Hawai'i State News

Department of Hawaiian Home Lands awards first-of-its-kind subsistence-agricultural lots

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Left to right: East Hawaiʻi Commissioner Michael Kaleikini, Charlotte Seals and ʻohana, Chair Kali Watson. Photo Courtesy: Department of Hawaiian Home Lands

The Department of Hawaiian Home Lands awarded a new type of lot called subsistence-agricultural lots, 15 in total, on July 29 in Pana’ewa on the east side of Hawai’i Island.

These first-of-its-kind half-acre parcels provide native Hawaiian beneficiaries with the opportunity to both live and cultivate on their lots.

“The people that are participating in this new award program are very excited and we’re excited about that in the sense that it’s an innovative program,” said Hawaiian Homes Commission Chair Kali Watson. “Whereby it’s a subsistence farm lot with infrastructure and they have the option of putting a home on the lot but more importantly growing food for their families and neighborhoods, as well as having animals.”


By design, subsistence-agricultural lots are less than three-acres in size and in close proximity to existing infrastructure in planned communities. This homestead model will allow for small-scale farming for home consumption or supplemental income through commercial sales.

To better support the new agricultural lessees the Department of Hawaiian Home Lands will provide agricultural training workshops through the University of Hawaiʻi’s College of Tropical Agriculture and Human Resources program. Other resource partners were available Saturday to not only help beneficiaries with the planning of lots for farming, but also with construction and financing assistance.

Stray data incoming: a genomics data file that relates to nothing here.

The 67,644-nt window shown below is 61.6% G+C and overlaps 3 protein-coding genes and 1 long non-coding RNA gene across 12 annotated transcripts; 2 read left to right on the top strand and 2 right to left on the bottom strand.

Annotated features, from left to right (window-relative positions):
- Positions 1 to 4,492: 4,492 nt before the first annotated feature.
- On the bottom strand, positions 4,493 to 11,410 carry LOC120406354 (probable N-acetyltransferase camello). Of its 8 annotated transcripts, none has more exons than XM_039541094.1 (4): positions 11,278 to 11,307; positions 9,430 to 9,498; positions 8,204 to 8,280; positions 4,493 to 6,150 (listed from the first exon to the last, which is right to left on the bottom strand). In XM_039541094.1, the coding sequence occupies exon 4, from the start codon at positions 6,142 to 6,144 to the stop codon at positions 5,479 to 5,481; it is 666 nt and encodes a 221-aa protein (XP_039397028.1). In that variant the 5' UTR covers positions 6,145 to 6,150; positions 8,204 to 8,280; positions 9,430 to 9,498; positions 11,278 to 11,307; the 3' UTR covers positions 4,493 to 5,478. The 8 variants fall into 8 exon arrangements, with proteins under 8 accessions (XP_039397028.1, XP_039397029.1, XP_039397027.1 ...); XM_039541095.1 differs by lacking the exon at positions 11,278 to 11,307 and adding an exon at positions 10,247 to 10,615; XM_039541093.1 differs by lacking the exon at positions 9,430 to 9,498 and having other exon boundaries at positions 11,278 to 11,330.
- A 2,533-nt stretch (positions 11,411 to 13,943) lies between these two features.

“It was joyful to hear my name called,” said beneficiary Charlotte Seals. “After 47 years on the list, it is wonderful, and to know that I’m Hawaiian and this was offered to Hawaiians to better their lives, I am very grateful.”


The Department of Hawaiian Home Lands broke ground on this 10-acre parcel in August 2021. The contract for Panaʻewa Lot 185 was awarded to Drainpipe Plumbing and Solar for $2,497,886.88 using Trust Funds.

“By dividing and awarding lots that are smaller, we’re able to get the density, and more importantly, make more awards,” Chairman Watson said. “We have a limited supply of land so by doing it this way we reduce infrastructure costs, and more importantly we reduce the waitlist.”

Beneficiaries were provided immediate access to their lot upon signing their lease. Any and all structures must be built to county code.


Six additional subsistence-agricultural lots are planned for development in the area. Subsistence agricultural lots are also slated for development in Honokōwai, Maui, Anahola, Kauaʻi and Honomū on Hawaiʻi Island.

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